September 27, 2020

“Tell Me Something Good”

By Rev. Katrina Pekich-Bundy

Philippians 2.1-13

Exodus 17.1-7

September 27, 2020

Pastors are often asked to give hope and encouragement in rough times. Individuals and families go through ups and downs at various parts of our faith journey, asking for scripture passages and prayer. This past week I encountered a real heightening of this need for hope and reassurance, more than I have ever experienced in my time as pastor. This past week was a struggle for nearly everyone I spoke with – between the death of Ruth Bader Ginsburg, the decision made in Louisville about the murder of Breonna Taylor, the individual concerns one might have, the questions and uncertainty about supreme court, concerns for job and money, and, oh, don’t forget, we’re still in a pandemic. It was a difficult week for many.

First, you are not alone. This has been a horrible week for many people, and I have found that in the time of COVID-19, we seem to all go in waves of anxiety, where a few weeks will be monotonous, and then everyone’s anxiety increases, and then it decreases again. I’m telling you this not because I’m overwhelmed – I’m telling you this because I do think it’s important for you to know that you’re not alone and that so many people are feeling this. So many people are on this roller coaster of stress and anxiety and unknown.

Second, I tell you this because I want you to know I hear you and your concerns, and I’m praying for you. More importantly, God hears you. God is listening to each of your prayers, cries, questions, and sighs. Third, and finally, because my seminary supervisor who graduated from Princeton told me all good sermons have three points, there is good news. I won’t pretend all the other stressful stuff isn’t out there – but I will try to shine a light toward the places where I have sensed hope.

There are stories of struggles and difficult times throughout the Bible. One of the reasons I believe people find comfort in the Bible is because it tells the stories of humans, of God, and our relationship to God. When we see that people throughout time have struggled, we know we aren’t alone. When we see that God has intervened, we have hope as we retell these stories.

These past few weeks we have journeyed with the Israelites a bit. They escaped from Egypt with Moses’ help. They have complained about food and today we hear their concerns about water. The places are named Massah and Meribah, which translate to test and quarrel because they tested God and quarreled with God. Whenever the people complain or raise concerns, God hears and responds.

This is our comfort. God hears us. God hears the sighs of the doctors who are overworked. God hears the screams for justice in the streets. God hears the silent weeping of overtired parents and grandparents. God hears the deep breaths of patient teachers and professors. God hears the heartache of those who have lost loved ones. God sees the tears shed for those who have not been able to physically embrace their loved ones. God hears the questions, the unknown. God sees us throwing our hands up and going, “what now?” God hears the frustration and woes and exhaustion plaguing our world.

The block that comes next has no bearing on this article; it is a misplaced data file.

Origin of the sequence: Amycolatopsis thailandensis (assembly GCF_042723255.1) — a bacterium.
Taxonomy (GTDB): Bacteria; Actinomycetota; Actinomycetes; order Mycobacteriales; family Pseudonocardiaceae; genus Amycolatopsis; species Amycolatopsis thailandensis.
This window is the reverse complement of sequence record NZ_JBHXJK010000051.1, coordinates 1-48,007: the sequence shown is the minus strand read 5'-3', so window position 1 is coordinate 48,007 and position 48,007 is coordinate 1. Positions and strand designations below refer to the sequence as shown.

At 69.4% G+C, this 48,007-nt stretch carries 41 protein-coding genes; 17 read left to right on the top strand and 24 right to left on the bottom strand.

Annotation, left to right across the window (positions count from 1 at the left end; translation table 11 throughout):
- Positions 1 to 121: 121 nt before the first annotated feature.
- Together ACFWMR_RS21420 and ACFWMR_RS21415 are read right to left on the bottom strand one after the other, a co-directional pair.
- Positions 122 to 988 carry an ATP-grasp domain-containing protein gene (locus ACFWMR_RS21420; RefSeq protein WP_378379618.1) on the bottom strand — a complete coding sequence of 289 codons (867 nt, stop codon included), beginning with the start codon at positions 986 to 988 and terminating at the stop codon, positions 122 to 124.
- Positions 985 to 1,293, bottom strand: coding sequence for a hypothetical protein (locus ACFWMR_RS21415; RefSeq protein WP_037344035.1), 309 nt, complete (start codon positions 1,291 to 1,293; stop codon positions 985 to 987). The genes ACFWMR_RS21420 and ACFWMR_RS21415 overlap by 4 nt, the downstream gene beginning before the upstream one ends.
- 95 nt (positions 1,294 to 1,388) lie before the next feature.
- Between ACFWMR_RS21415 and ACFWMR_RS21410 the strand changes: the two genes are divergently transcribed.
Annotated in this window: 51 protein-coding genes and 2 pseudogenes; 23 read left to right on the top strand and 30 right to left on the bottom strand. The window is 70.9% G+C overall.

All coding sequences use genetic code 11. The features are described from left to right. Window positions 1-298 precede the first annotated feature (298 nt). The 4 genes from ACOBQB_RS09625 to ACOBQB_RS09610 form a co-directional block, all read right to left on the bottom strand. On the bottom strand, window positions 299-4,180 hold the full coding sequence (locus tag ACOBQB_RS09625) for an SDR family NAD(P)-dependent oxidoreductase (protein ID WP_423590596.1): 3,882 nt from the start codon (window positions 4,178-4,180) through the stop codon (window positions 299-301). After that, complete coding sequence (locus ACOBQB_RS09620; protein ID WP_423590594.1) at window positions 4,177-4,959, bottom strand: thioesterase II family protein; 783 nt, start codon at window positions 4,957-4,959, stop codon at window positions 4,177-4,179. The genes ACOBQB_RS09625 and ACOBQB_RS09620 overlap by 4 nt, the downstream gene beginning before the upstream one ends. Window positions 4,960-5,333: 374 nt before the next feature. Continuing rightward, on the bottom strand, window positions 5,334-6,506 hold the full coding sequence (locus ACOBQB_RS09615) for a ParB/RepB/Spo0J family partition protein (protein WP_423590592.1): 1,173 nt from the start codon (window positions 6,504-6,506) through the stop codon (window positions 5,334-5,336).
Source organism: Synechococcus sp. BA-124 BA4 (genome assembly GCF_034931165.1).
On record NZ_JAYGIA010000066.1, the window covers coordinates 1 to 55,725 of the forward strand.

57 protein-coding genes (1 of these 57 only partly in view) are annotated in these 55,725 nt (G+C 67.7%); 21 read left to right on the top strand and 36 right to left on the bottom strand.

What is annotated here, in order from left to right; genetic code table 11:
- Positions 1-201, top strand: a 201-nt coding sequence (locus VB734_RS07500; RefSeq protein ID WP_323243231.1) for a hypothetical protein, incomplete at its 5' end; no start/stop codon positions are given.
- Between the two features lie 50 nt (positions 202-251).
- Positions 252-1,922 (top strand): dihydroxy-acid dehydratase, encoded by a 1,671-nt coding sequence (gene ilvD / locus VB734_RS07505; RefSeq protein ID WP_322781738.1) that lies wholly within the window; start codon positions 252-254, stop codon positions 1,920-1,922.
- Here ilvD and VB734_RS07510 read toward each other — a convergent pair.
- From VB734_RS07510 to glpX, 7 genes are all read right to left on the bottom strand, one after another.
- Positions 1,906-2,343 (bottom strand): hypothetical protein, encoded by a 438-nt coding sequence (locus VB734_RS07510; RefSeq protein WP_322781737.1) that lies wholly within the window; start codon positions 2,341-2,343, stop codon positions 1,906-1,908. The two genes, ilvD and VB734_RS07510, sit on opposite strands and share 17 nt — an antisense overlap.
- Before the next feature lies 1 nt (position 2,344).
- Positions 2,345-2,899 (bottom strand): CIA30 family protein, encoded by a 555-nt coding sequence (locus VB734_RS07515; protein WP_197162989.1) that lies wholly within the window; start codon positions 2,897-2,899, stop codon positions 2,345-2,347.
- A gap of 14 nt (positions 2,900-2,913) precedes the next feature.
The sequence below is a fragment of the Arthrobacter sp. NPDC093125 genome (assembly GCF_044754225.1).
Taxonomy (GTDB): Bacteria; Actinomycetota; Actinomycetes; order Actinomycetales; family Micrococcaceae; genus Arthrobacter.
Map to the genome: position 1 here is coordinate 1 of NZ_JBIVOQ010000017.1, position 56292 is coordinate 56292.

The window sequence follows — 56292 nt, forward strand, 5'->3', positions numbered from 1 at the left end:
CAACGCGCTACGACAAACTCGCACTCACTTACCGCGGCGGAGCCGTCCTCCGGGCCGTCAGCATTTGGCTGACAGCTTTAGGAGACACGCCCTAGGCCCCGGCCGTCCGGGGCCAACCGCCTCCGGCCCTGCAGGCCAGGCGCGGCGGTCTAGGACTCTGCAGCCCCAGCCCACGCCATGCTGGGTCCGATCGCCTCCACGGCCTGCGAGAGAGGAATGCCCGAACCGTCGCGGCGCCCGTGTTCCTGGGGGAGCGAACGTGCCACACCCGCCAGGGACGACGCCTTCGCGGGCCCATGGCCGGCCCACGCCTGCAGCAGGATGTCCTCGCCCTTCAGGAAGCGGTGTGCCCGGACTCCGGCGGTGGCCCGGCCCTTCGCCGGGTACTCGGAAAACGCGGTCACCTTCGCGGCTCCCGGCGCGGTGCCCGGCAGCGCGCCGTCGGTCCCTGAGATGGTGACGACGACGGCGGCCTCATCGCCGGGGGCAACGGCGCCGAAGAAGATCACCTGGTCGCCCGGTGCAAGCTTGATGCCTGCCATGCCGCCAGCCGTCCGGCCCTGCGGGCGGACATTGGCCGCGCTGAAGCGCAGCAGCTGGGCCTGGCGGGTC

This week my sister-in-law sent me a Tik Tok video that had to do with praying to God. It was a woman riding in a car, and she stuck her head out the window, and screamed. Even when our prayers are not articulated into words God hears them, senses them, experiences them and understands them.

In the letter to the Philippians we hear some good news of compassion and love and humility, aiming for unity. As we near the election we might think unity would be a nice, if not distant idea. The idea here is unity in Christ. It is not pushing our own agenda, but listening to Christ’s. It is not self-interest, but God’s interest. When I was working toward certification for community organizing there was a lot of talk about self-interest. The purpose of meeting individuals and talking is to find out their self-interest. Yet, as our group talked more, we discovered it wasn’t about self-interest. Ten people with ten different self-interests led to all of us going in different directions and not working together, nor accomplishing much. We talked about communal interest and how we can work together toward a common interest. Here, Paul is writing as a community organizer to bring together the Philippians to work toward unity in Christ.

As I thought about what good things have been happening in the world, and working toward a common goal, I came across an article about two gangs in Washington DC. A neutral party gathered the gangs together via Zoom to work together for reconciliation – and they called a truce.[1] This is some good news in a world that is feeling isolated and alone and where the news seems only filled with violence. The way people show up to help at House of Hope and to participate in the 21 Day Challenge and for opportunities of growth are good news. Hearing from other churches at the presbytery meeting about how they are reaching out to others in their community is good news.

We are not only to work toward the goals set before us in Christ, but to imitate Christ. Where have you seen people imitating Christ? Where have you seen good news – even if it seemed small or insignificant at the time?

God is still speaking. Remember that, and be strengthened. Scripture reminds us time and again that God tells us to take courage, be brave, and not to fear because we are not alone. God is with us, and we are surrounded by a great cloud of witnesses – including those here and virtual, and those who we meet throughout our week. Be encouraged, be strengthened by God. Know you’re not alone, and that this space is a safe space to share your woes, your complaints, your fears, and your disappointment – because God hears it and is with you and will not let you down. God works in the chaos and loves you. Amen.